SUNDAY AM: Even though they’re getting a divorce after two dysfunctional years, Steven Spielberg and Paramount have still had a successful marriage with films starring Shia LaBoeuf, including Disturbia, Transformers and Indiana Jones And The Kingdom Of The Crystal Skull. (I suspect DreamWorks and Paramount will work out joint custody of the 22-year-old action star…) Now Shia is in another of their joint PG-13 thrillers, newcomer Eagle Eye, which wound up the #1 pic in North America this weekend with $9.8 million Friday and $12.3 million Saturday from 3,510 theaters for a $29.2M FSS. It was the 4th best September opening of all time. Even so, studios felt the U.S. presidential debate dampened Friday’s box office with young and older males, but numbers bumped up 25% for Saturday. (Paired with the film was the new trailer for Tom Cruise’s Nazi Christmas movie Valkyrie, and UA/MGM boasted to me that it “killed”.)
After a heavy TV marketing campaign, Warner Bros’ mature romantic tearjerker based on the Nicholas Sparks novel Nights In Rodanthe starring Diane Lane and Richard Gere opened surpisingly well. It was No. 2 with $4.7 million Friday and $5.5 million Saturday considering it was only playing in 2,704 venues. Its weekend was $13.5M thanks to the older female quadrant which studios are now starting to recognize and respect. Holdover Lakeview Terrace from Screen Gems/Sony grabbed the #3 spot with a $2.0M Friday and $3.3M Saturday for a $7M weekend and new $25.7M cume.
A big surprise at the box office this weekend was the 4th place opening of Provident/Samuel Goldwyn’s Fireproof, the small budget and limited release pic about a firefighter who recommits to his marriage and his faith. The movie is the latest from Sherwood Pictures, a nonprofit ministry of Sherwood Baptist Church in Albany, Georgia, that previously put out the popular Facing the Giants and the lesser-known Flywheel. Samuel Goldwyn Films is the theatrical distributor, while Provident Films handled Fireproof‘s outreach and marketing to Christian audiences. It debuted to a $2.3M Friday and $2.6M Saturday for a $6.5M gross weekend though released into only 839 dates and costing just $500K. The reason why is that the pic used grassroots methods to directly reach evangelical churches and target Christian audiences to go see the PG film starring the grown-up TV child star of Growing Pains, Kirk Cameron. (The ultra-religious actor claims he donated his pay to a camp for seriously ill kids he runs with his wife.) It had the year’s highest grossing opening weekend return of any film (except 3-D Hannah Montana) released on 1,000 screens or less. Faithbased “Action Squads” bought up blocks of tickets. “Just between you and me, keep your eye on the Fireproof per screen averages this weekend,” a source at Grace Hill Media, which markets to the religious community but wasn’t involved with this movie, tipped me. “On Sunday, I think there will be some distribution execs around town who will be asking ‘What the hell is Fireproof?’ ” That’s exactly what the studios did. But what’s interesting about the pic’s success is that not all Christian-themed movies do well: in fact, most don’t, especially those made by the majors trying to cash in on Mel Gibson’s blockbuster The Passion Of The Christ. Hollywood still can’t figure out what works and what doesn’t for faith-based audiences. Today, Fireproof is still going strong with advance ticket sales, accounting for the largest share — 22% — of all sold, according to big online ticketseller Fandango.com. “Because of the sold-out screenings and strong word-of-mouth, we expect next weekend’s ticket sales for this movie will be equally healthy,” spokesman Harry Medved told me.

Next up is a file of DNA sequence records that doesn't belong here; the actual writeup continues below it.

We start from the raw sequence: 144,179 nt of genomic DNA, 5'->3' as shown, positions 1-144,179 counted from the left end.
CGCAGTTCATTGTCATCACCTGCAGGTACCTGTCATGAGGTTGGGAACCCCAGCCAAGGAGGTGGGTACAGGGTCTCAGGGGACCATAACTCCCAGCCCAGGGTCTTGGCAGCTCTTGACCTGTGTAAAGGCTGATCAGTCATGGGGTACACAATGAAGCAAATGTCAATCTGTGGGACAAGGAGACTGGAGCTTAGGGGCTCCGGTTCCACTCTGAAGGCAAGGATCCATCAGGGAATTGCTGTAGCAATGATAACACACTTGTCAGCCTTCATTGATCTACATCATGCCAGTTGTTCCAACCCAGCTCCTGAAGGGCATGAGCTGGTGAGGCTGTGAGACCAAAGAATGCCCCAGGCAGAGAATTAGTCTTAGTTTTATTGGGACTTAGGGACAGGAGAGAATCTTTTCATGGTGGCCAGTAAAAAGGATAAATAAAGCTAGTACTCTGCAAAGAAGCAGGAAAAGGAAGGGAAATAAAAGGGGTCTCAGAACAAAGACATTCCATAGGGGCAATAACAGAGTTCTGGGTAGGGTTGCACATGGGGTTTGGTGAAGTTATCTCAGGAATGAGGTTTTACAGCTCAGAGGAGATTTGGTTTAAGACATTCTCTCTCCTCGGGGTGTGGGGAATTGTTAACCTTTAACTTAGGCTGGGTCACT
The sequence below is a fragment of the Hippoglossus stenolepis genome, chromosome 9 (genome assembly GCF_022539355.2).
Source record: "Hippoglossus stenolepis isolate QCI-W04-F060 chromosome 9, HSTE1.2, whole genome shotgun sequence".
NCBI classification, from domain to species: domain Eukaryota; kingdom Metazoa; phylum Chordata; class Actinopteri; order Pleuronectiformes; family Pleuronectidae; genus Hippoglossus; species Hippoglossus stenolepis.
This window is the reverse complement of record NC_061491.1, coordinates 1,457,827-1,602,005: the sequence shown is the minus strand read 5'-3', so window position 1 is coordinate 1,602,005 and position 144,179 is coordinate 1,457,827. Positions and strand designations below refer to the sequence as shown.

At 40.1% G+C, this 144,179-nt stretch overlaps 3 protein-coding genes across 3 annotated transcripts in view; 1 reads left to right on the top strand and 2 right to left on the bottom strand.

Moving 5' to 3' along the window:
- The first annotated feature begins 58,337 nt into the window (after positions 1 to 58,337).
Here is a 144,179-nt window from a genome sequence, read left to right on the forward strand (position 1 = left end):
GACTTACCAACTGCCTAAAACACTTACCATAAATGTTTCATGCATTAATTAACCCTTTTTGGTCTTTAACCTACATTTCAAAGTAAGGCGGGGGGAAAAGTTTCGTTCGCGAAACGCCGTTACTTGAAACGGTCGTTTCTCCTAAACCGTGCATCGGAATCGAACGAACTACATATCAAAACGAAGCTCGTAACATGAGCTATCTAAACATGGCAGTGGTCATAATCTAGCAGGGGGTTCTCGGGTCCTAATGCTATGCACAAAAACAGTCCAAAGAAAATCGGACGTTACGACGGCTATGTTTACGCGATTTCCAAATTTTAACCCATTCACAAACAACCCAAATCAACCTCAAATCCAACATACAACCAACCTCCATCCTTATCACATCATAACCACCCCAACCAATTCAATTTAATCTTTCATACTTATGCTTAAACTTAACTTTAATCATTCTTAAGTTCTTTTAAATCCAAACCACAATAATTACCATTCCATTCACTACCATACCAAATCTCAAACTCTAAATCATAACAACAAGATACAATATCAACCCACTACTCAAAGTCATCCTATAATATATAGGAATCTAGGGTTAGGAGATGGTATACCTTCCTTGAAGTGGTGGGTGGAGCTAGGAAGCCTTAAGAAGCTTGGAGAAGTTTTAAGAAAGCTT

Burn After Reading from Focus Pictures snuck in at #5 with $1.6M Friday and a $3M Saturday for a $6.1M weekend. No. 6 Igor from Exodus Film Group/MGM experienced a minimal 2nd week drop of only 30%. Three R-rated new movies also opened in limited release, including Spike Lee’s drama about black soldiers who fought in World War II, The Miracle Of St. Anne. The director’s attempt to repudiate Clint Eastwood came in No. 9 for the weekend with $965K Friday, and $1.5M Saturday, for a $3.5M weekend. Lionsgate’s The Lucky Ones about returning Iraq war vets Tim Robbins and Rachel McAdams and Michael Pena made $142K from 459 theaters this weekend. And Fox Searchlight’s dark comedy Choke with Sam Rockwell and Anjelica Huston took in $1.3M from 434 venues. The weekend will total over $93.7M, which is +10% over last year’s.
1. Eagle Eye (DreamWorks/Paramount) NEW [3,510 theaters], wkd $29.2M
2. Nights In Rodanthe (Warner Bros) NEW [2,704], wkd $13.5M
3. Lakeview Terrace (Screen Gems/Sony) Friday [2,467], wkd $7M, cume $25.7M
4. Fireproof (Provident/Samuel Goldwyn) NEW , wkd $6.5M
5. Burn After Reading (Focus Features) [2,649], wkd $6.1M, cume $45.5M
6. Igor (Exodus/MGM) [2,341], wkd $5.5M, cume $14.3M
7 Righteous Kill (Overture) [3,011], wkd est $3.8M, cume $34.8M
8. My Best Friends Girl (Lionsgate) [2,636], wkd $3.8M, cume $14.5M
9. Miracle at St Anna (Touchstone/BV) NEW [1,185], wkd $3.5M
10. Tyler Perry’s Family That Preys (Lionsgate) [2,642], wkd est $3.1M, cume $32.8M
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